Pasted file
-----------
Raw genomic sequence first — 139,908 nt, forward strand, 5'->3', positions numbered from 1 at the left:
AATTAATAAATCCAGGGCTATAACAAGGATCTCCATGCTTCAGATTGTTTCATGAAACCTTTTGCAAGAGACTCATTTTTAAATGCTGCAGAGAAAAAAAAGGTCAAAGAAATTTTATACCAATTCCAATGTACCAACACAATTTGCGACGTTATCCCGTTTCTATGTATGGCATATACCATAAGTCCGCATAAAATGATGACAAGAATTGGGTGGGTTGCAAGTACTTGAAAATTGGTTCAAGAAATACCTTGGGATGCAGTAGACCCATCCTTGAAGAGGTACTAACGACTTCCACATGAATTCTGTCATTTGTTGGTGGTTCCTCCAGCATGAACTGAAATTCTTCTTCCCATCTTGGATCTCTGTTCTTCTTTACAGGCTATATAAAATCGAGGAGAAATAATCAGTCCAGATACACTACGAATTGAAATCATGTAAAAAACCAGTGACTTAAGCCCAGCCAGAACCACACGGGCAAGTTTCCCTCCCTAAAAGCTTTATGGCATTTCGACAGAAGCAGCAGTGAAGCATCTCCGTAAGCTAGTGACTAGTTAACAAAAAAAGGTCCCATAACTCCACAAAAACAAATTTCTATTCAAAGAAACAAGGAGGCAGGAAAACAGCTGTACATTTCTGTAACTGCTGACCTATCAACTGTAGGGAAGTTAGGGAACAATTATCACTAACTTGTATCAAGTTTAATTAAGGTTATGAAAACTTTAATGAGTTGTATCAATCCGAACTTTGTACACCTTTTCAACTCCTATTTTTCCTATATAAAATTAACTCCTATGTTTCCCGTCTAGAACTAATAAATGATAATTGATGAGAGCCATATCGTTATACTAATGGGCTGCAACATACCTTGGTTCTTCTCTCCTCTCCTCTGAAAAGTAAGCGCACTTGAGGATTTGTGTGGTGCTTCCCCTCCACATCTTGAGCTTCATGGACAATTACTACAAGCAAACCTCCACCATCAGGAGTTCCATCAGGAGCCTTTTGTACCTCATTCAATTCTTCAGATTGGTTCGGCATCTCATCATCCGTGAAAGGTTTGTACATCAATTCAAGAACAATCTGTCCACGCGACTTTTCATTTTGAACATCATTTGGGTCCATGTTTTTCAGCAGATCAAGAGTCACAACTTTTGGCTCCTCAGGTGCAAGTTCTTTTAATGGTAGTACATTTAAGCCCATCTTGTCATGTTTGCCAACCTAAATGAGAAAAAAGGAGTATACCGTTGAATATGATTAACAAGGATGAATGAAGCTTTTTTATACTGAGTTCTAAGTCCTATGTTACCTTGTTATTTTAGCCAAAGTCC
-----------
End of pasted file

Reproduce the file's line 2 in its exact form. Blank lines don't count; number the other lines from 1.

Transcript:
AATTAATAAATCCAGGGCTATAACAAGGATCTCCATGCTTCAGATTGTTTCATGAAACCTTTTGCAAGAGACTCATTTTTAAATGCTGCAGAGAAAAAAAAGGTCAAAGAAATTTTATACCAATTCCAATGTACCAACACAATTTGCGACGTTATCCCGTTTCTATGTATGGCATATACCATAAGTCCGCATAAAATGATGACAAGAATTGGGTGGGTTGCAAGTACTTGAAAATTGGTTCAAGAAATACCTTGGGATGCAGTAGACCCATCCTTGAAGAGGTACTAACGACTTCCACATGAATTCTGTCATTTGTTGGTGGTTCCTCCAGCATGAACTGAAATTCTTCTTCCCATCTTGGATCTCTGTTCTTCTTTACAGGCTATATAAAATCGAGGAGAAATAATCAGTCCAGATACACTACGAATTGAAATCATGTAAAAAACCAGTGACTTAAGCCCAGCCAGAACCACACGGGCAAGTTTCCCTCCCTAAAAGCTTTATGGCATTTCGACAGAAGCAGCAGTGAAGCATCTCCGTAAGCTAGTGACTAGTTAACAAAAAAAGGTCCCATAACTCCACAAAAACAAATTTCTATTCAAAGAAACAAGGAGGCAGGAAAACAGCTGTACATTTCTGTAACTGCTGACCTATCAACTGTAGGGAAGTTAGGGAACAATTATCACTAACTTGTATCAAGTTTAATTAAGGTTATGAAAACTTTAATGAGTTGTATCAATCCGAACTTTGTACACCTTTTCAACTCCTATTTTTCCTATATAAAATTAACTCCTATGTTTCCCGTCTAGAACTAATAAATGATAATTGATGAGAGCCATATCGTTATACTAATGGGCTGCAACATACCTTGGTTCTTCTCTCCTCTCCTCTGAAAAGTAAGCGCACTTGAGGATTTGTGTGGTGCTTCCCCTCCACATCTTGAGCTTCATGGACAATTACTACAAGCAAACCTCCACCATCAGGAGTTCCATCAGGAGCCTTTTGTACCTCATTCAATTCTTCAGATTGGTTCGGCATCTCATCATCCGTGAAAGGTTTGTACATCAATTCAAGAACAATCTGTCCACGCGACTTTTCATTTTGAACATCATTTGGGTCCATGTTTTTCAGCAGATCAAGAGTCACAACTTTTGGCTCCTCAGGTGCAAGTTCTTTTAATGGTAGTACATTTAAGCCCATCTTGTCATGTTTGCCAACCTAAATGAGAAAAAAGGAGTATACCGTTGAATATGATTAACAAGGATGAATGAAGCTTTTTTATACTGAGTTCTAAGTCCTATGTTACCTTGTTATTTTAGCCAAAGTCC